In search of sparks…
Over the next months, I dated three other people. The first one felt more like a crash and burn. The second was someone I really enjoyed talking with, but after two dates with her, I realized I was spark-free.
Then there was the third person. We went out to dinner and ended up talking until the restaurant closed. There were very nice hugs. And as I left that night, I realized this had been very different than those other dates. This felt like it had potential.
Building a new relationship. (Assembly required.)
She and I have been dating for about four months now, and it’s pretty darn great. She’s very different from Amy in a lot of ways, which means I haven’t felt like I was somehow trying to “replace” my wife. For one thing, she’s an extrovert, which has been interesting. She pushes me out of my comfort zone sometimes, but in a way that feels healthy as opposed to just uncomfortable.
One of the many things I appreciate is that she’s never been awkward or uncomfortable about Amy. We talked a little about my wife and what happened on the very first date, and we’ve continued to have those conversations. She knows I have some deep trauma there, but also trusts that I’ve been working to heal, and that I’m in a place where I’m able to and want to have a new relationship. She knows I’ll always love Amy, but doesn’t feel threatened by that. (At one point, I described it as a strange sort of polyamory, except one of the people in my triad has died.)
It’s not perfect. Nothing ever is. For one thing, she lives about 80 minutes away, so this has been mostly a weekend-based relationship. And we’re distracting each other from our productivity.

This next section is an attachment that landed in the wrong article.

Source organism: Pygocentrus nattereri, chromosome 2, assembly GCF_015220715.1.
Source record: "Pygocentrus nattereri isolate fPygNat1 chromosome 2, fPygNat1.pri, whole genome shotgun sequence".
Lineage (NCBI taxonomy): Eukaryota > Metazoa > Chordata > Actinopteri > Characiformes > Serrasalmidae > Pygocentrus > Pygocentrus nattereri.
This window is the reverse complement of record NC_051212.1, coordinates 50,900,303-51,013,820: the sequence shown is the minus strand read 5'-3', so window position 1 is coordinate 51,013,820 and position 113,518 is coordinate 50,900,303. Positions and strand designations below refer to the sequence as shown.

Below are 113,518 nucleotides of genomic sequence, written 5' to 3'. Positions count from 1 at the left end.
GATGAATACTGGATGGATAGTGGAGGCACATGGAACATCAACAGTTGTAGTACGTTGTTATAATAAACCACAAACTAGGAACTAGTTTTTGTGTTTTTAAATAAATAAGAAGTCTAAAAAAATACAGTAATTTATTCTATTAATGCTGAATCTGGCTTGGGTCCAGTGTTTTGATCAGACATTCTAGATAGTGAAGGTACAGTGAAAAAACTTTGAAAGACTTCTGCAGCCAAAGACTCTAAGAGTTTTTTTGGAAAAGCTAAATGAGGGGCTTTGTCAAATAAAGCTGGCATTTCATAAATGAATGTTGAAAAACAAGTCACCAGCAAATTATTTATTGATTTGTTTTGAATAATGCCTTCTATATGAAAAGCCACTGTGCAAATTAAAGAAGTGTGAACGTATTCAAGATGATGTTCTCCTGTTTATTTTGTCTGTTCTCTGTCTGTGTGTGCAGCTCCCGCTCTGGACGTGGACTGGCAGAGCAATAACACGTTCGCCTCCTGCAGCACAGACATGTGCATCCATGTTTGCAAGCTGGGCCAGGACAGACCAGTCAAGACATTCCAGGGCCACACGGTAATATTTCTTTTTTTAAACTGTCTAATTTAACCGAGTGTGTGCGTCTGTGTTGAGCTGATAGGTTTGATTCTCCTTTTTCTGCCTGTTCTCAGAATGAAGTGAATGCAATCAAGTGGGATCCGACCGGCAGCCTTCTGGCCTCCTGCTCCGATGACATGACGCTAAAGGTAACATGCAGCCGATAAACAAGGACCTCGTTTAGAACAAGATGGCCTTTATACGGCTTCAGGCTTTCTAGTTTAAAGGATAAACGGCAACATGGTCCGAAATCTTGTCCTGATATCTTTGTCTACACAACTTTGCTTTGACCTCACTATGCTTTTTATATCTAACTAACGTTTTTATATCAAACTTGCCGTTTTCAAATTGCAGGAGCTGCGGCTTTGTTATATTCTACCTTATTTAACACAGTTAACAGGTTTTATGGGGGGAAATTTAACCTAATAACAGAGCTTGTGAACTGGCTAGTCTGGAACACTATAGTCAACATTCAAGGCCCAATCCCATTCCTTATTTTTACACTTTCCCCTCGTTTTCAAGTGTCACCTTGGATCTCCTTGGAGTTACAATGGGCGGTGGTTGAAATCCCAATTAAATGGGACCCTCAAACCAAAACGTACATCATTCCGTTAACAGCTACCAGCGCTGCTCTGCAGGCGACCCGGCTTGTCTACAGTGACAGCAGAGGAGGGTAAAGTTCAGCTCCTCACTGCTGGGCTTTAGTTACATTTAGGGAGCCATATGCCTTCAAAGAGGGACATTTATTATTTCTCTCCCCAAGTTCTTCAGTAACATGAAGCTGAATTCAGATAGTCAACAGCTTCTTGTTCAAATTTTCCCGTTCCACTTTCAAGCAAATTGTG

But so far, we seem to fit together really well.
Some interesting pitfalls
Grief and loss leaves a hole. I’ve tried to be very conscious about not trying to fit this new person into the space where Amy used to be. That would be unfair to her, unhealthy for me, and utterly ineffective. But after 15+ years of marriage, I have a lot of relationship habits, so I’ve had to pay attention and make sure I’m not doing things or acting out of those habits. Even little things like nicknames, what I say when we see each other or are getting ready to leave…
Then there was the realization that I was happy, and the fallout from that. This was relatively early on, and it came as a shock. Amy got sick in 2018, so it had been years since I’d felt this kind of happiness. Even if this new relationship doesn’t work out, I’m so grateful that it showed me there’s still the possibility for happiness. At the same time, it triggered another wave of guilt. My wife died. How is it okay for me to be happy? Even knowing it’s what she’d want for me. And it’s what I want for me, dammit.
And of course, there’s been the process of telling the kids and other friends and family that I’m dating now. That’s been awkward, but mostly positive. The response from Amy’s parents was so understanding and loving it almost made me cry. I think the kids find it weird, but they’re also happy for me. It’s a little harder for my younger daughter, since she’s still living at home, whereas her sister is away at college. I’ve tried to make it clear I’m not looking to replace mama, and whatever happens with me and this woman, she’s not going to be a new mother or anything like that. My youngest has met her a number of times, and seems to be getting a little more comfortable. (It’s still weird that her dad is dating, though!)
Any closing advice?
Maybe a little. Like I said, what’s right for one person might not be right for the next. This advice is as much a reminder to myself as it is for anyone else.
- Be patient and give yourself time.
- Know that the love for your former partner doesn’t end. (Talk about that with your new partner, too.)
- Know that guilt and confusion and sadness are all normal, and don’t necessarily mean you’re not ready.
- Therapy and/or support group: highly recommended. (As long as you’ve got a good therapist/group.)
- Let yourself be happy.
- Embrace the fear and excitement of the new and the different.
- Recognize that your ideal relationship now isn’t the same as the relationship you were wanting, say, fifteen years ago.
- Be gentle with yourself.